"How did you feel after you had done it?" Oprah asks Abby. "Did you feel your friend was worth it?"
"I would do it again in a heartbeat," Abby says.
As a token of his gratitude, Cojo gave Abby a beautiful heart-shaped diamond ring. "I think the only way to thank her," Cojo says, "is to give her my heart and tell her she'll always be in my heart. We have this incredible connection. She's my life."
Oprah: Is that true?
Cojo: It is absolutely true. … It speaks of the competitiveness and how cutthroat the business is. I want all these people to know what goes on behind the scenes. I mean, one minute I was getting flowers from the whole Today show staff. I was part of the family. They were very good to me—I can't deny that. … I was there four-and-a-half years. And they really made me feel like part of the family like Katie and Matt and Al and Ann—I really bonded with them. So I can't take that away. Because there have been a lot of ugly headlines and that hasn't been in there—the love. I love them now. I still love them. But one minute I get flowers from them saying 'Get better. We can't wait to get you back on the air.' The next minute I was forthcoming and I said, 'I'm doing [an interview with] you guys—we'll do a small thing—but I [also] really want to go on Oprah. I'm so passionate about this cause."
Cojo says that he was initially devastated to lose his job. "It was pain, pain, pain, feeling sorry for myself," he says, "and then one day it clicks. And I'm like, 'I just had a kidney transplant. Bring it on! I can survive anything.'"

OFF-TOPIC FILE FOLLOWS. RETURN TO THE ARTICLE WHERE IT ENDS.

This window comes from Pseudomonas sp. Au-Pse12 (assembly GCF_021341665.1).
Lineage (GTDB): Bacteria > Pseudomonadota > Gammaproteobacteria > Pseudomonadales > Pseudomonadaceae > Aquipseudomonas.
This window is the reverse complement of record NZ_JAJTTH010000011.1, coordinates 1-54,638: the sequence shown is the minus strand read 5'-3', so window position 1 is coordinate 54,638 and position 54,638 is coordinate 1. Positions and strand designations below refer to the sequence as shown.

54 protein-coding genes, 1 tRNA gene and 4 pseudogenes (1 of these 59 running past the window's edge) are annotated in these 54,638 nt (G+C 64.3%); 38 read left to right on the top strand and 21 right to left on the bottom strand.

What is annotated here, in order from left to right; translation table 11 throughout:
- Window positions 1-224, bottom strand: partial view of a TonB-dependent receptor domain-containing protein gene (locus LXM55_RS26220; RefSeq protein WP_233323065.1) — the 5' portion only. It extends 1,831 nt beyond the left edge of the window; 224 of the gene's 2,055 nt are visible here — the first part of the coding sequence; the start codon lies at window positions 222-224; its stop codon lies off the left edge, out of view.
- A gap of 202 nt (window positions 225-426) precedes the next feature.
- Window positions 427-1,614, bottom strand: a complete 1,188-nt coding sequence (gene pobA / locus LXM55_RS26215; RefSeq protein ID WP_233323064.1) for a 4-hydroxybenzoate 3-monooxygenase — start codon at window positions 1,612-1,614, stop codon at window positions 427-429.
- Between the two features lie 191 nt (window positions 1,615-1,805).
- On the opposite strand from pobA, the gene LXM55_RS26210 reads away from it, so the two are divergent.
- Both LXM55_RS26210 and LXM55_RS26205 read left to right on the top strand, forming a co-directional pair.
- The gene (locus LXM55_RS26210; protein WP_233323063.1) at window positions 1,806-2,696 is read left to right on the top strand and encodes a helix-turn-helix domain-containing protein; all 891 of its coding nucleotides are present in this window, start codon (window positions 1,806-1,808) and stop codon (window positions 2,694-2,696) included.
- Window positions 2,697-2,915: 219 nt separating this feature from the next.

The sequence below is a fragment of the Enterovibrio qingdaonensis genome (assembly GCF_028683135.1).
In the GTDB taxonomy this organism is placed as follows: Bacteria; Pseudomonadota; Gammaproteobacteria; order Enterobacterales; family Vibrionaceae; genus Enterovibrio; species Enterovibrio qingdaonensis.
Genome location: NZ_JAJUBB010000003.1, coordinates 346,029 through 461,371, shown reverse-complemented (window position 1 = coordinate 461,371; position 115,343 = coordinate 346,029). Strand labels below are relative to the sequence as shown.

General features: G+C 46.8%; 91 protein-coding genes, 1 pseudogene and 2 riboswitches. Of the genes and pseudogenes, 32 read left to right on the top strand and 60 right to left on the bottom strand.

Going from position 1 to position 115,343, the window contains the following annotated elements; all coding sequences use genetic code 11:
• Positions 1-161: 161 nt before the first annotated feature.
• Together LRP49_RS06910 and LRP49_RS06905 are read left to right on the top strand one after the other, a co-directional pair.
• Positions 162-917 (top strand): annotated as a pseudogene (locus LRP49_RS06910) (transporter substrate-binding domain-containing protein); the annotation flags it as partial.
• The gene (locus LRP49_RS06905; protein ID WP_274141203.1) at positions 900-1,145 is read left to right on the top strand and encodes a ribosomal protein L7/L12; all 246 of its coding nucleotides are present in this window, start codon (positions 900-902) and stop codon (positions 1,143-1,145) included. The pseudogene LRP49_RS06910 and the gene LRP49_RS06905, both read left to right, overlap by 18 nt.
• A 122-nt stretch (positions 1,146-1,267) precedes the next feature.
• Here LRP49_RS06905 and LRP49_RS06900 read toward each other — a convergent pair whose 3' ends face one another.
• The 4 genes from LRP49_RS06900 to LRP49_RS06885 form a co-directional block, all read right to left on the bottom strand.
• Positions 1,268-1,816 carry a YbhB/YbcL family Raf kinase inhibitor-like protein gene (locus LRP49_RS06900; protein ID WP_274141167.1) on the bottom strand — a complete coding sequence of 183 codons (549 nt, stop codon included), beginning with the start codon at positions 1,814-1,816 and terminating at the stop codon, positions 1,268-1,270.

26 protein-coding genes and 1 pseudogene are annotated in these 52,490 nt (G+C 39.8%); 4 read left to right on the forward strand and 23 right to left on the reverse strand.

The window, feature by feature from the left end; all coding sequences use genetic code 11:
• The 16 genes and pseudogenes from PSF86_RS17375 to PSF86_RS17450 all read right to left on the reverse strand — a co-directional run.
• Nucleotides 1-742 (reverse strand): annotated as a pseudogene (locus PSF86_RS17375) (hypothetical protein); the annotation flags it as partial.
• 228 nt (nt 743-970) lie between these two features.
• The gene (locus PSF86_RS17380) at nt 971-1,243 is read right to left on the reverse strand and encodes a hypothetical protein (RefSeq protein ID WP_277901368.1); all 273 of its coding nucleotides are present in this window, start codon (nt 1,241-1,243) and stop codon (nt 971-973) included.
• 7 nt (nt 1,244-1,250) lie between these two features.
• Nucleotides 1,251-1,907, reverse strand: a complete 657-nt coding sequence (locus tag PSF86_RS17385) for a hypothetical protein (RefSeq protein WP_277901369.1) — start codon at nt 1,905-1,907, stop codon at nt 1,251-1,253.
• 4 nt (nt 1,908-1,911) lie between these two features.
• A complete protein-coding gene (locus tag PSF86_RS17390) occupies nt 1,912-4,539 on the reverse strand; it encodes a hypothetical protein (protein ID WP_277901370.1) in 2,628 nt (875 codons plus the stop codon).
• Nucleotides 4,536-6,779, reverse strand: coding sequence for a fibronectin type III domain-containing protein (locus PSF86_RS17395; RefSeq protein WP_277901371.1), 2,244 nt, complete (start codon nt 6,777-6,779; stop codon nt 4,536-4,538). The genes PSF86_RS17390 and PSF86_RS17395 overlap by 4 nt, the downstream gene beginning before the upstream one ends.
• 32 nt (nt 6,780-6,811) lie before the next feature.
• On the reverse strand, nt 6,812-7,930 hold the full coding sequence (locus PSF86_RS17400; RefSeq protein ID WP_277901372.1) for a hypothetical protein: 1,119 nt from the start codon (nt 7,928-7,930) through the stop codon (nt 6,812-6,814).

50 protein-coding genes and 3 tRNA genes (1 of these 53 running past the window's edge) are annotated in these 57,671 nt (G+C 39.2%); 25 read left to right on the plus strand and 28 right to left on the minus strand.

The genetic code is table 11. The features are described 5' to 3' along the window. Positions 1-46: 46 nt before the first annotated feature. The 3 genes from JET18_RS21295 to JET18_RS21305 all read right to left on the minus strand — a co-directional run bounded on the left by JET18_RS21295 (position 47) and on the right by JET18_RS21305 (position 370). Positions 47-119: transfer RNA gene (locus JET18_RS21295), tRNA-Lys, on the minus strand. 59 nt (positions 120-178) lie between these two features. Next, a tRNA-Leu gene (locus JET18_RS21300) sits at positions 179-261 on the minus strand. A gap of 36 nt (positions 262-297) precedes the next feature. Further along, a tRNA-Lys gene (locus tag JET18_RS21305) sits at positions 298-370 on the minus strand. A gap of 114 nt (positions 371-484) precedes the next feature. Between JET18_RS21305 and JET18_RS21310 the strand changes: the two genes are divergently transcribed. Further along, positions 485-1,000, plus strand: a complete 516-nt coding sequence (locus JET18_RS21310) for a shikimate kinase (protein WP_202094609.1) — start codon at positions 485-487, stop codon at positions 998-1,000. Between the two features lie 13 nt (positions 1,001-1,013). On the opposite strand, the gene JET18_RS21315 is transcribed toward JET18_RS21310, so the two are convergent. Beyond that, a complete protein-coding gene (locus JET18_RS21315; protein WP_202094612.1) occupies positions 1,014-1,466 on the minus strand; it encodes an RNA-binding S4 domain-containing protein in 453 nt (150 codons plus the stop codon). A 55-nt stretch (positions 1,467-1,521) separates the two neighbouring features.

Cojo says that he's also been cured of "nothing-is-good-enough disease." He says his materialism was spiraling out of control—first it was a flashy sports car, then a house in the Hollywood Hills. The vicious cycle of never being satisfied, he says, came to a halt with his diagnosis.
"I paint myself as the most shallow, vapid person alive," Cojo says. "And you know what? That makes me feel safe. I can put that out there and I can be this big clown, and for some reason that's my protection. But, Oprah and everybody, the walls have come down!"
In the past, Cojo has said some pretty harsh things about celebrities on the red carpet, but he says that his experience has made him more reflective. Even though his critiques are all in good fun, he says that he'll no longer make fun of age or weight. "It's too low," he admits. "And I absolutely realized that it is beneath me, absolutely positively."